Canton officials see audit as road to sustainability
REPOSITORY STAFF REPORT
CANTON An energy audit will study what it costs to heat, cool and operate city buildings and recommend what could be done to cut costs and be more efficient. The comprehensive audit and utility assessment also will examine ways to more efficiently run city-owned vehicles and reduce the production of trash in city government. City utility services water and sewer are part of the review.
Audit proposals will be accepted from consulting engineering firms, energy consulting firms, academic institutions and other organizations qualified to conduct the analysis, according to a legal notice advertising the project. The deadline is Aug. 20.
The intent is to form a prioritized list of capital improvement projects designed to reduce energy consumption and waste production, and a prioritized list of operational changes that could help the city better manage its facilities.
A final report would prioritize the recommendations based on cost benefit and return on investment strategies, according to a city draft detailing the scope of the audit. The consultant or consultants hired will be asked to provide training for city departments on how to implement the recommendations.
“With the cost of energy and gasoline spiraling higher and higher, efficiency is no longer a luxury,” Mayor William J. Healy II said in a press release earlier this week. “Canton taxpayers are making lifestyle changes to deal with these rising costs, and I believe city government has a responsibility to do the same.” City Council President Allen Schulman agrees.
“I think with this energy audit and other things we’re trying to do, we’re going to get in front and we’re going to be a leader,” said Schulman, chairman of the 20-member Mayor’s Commission on Sustainability, created by Healy.
The Mayor’s Commission on Sustainability recommended the energy audit. The commission was established to review and implement portions of the Canton Sustainability Collaborative study, which was completed last year by the Massachusetts Institute of Technology, with support from the city, Canton Regional Chamber of Commerce and the Special Improvement District.
The commission includes Councilman Greg Hawk, D-1; former Councilman Richard Hart; Service Director Thomas Bernabei; Dennis Saunier, president of the Canton Regional Chamber of Commerce; state Rep. Stephen D. Slesnick, D-Canton; and Betsy Boze, dean of the Kent State University Stark Campus.
The city will weigh the cost of the audit versus the short- and long-term benefits, Schulman said. A college or university might be able to conduct a portion of the audit at a minimal cost with the help of students, he said. A committee led by Bernabei will interview prospective consultants, Schulman said.
“The cost will pale in comparison to what the taxpayers will save when we become a sustainable community,” said Schulman, who would like to select a consultant in the next 60 days with the goal of completing a preliminary audit in the next six months.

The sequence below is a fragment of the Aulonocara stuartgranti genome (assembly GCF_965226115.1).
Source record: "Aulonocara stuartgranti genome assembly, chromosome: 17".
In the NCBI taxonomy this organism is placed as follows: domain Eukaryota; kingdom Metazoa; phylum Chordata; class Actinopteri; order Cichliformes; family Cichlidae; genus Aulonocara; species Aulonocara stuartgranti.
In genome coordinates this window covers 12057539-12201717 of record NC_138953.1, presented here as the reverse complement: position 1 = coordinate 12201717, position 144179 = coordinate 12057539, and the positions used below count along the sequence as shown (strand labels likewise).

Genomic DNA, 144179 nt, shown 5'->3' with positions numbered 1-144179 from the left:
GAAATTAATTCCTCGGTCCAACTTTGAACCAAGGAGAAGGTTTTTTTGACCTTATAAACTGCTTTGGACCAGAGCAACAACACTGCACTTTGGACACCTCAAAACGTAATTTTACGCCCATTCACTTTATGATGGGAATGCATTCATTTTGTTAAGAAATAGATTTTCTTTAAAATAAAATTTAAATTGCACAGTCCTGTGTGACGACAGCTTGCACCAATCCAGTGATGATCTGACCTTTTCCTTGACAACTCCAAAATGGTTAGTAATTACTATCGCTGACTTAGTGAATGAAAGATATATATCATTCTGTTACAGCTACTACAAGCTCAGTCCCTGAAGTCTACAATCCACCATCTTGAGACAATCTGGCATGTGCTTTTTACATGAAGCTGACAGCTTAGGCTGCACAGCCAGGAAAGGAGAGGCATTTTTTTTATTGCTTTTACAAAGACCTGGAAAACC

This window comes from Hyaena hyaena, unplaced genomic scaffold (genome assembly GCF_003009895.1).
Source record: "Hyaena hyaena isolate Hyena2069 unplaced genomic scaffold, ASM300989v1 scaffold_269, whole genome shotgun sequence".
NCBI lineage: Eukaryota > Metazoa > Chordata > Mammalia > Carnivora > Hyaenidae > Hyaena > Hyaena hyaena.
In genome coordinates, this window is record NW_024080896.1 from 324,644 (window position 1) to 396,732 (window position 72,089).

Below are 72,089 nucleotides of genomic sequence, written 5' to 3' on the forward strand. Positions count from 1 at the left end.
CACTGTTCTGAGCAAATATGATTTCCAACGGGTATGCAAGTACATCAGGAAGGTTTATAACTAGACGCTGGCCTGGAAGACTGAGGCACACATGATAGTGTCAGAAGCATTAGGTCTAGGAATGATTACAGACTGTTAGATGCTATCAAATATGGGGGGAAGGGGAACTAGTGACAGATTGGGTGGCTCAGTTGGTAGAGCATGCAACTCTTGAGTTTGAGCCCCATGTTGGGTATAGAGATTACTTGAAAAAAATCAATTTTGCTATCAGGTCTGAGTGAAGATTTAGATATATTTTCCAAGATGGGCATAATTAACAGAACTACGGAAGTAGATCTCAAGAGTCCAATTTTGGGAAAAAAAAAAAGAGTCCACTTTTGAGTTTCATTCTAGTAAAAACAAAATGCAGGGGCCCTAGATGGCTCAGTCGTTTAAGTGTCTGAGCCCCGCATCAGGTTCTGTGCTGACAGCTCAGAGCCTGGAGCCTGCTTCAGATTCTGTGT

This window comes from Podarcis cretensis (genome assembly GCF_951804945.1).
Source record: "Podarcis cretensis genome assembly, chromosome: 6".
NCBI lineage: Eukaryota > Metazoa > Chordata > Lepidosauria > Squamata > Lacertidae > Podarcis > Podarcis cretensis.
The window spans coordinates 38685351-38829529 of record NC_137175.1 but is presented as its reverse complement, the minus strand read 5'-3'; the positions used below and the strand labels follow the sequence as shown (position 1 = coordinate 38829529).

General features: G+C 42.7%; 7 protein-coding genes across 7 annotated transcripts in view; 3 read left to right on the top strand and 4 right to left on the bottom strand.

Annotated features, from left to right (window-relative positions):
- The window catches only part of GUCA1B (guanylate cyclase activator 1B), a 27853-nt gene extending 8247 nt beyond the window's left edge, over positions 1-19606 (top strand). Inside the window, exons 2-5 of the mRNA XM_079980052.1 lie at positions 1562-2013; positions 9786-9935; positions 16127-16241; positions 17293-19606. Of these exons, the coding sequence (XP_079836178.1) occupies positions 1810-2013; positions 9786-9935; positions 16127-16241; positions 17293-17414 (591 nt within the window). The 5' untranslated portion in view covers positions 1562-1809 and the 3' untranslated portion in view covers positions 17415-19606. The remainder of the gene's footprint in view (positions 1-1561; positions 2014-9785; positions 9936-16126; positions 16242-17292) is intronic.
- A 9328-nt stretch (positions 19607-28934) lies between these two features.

The audit may be completed in phases, with different consultants potentially conducting different parts of the project, said Adam Herman, the mayor’s communications director.
“The cost of the improvements will largely dictate when and how we move forward, but I suspect we will be able to justify the costs in the long run to make some major changes here in the near future,” Healy said in the news release.
An energy audit is one step in making Canton a sustainable city, Schulman said.
“A sustainable community is one that … protects and uses its resources in a wise fashion,” he said.
“We’ve reached a critical mass with the leadership of the community, and the community itself, in believing this is absolutely essential in maintaining the vibrancy of our city,” Schulman said, referring to city leaders, chamber of commerce officials, the business community and residents.
“To be a viable city and to be competitive, not only with cities in the United States but with cities across the world, we’ve got to take this step in order to attract professional talent and in order to attract green-collar jobs,” he said. “Aside from the fact it’s good for the Earth, the underlying goal is to take sustainability and use it as an economic development tool.”
Reach Repository writer Ed Balint at (330) 580-8315 or e-mail:
The city of Canton is accepting proposals from consultants to conduct an extensive energy audit and utility assessment of city buildings and operations. According to a draft detailing the scope of the audit, the project would:
- Create a comprehensive list of municipal buildings and structures that consume energy or resources, and quantify the amount and cost of energy or resources consumed over a 12-month period.
- Rank city facilities by energy usage, and determine which facilities have the greatest opportunity to achieve energy or resource reductions with capital construction or management changes.
- Review the gas, electrical and mechanical systems in city buildings, including cooling systems, heating systems, air distribution systems, hot water systems, automatic temperature control systems and interior and exterior lighting.
- Estimate the cost savings and life expectancy of the changes and projects recommended, providing the analysis methodology, supporting calculations and assumptions used to come up with the figures.
- Estimate any environmental costs or benefits of the proposed capital improvements and operational recommendations, such as disposal costs, avoided emissions and water conversation.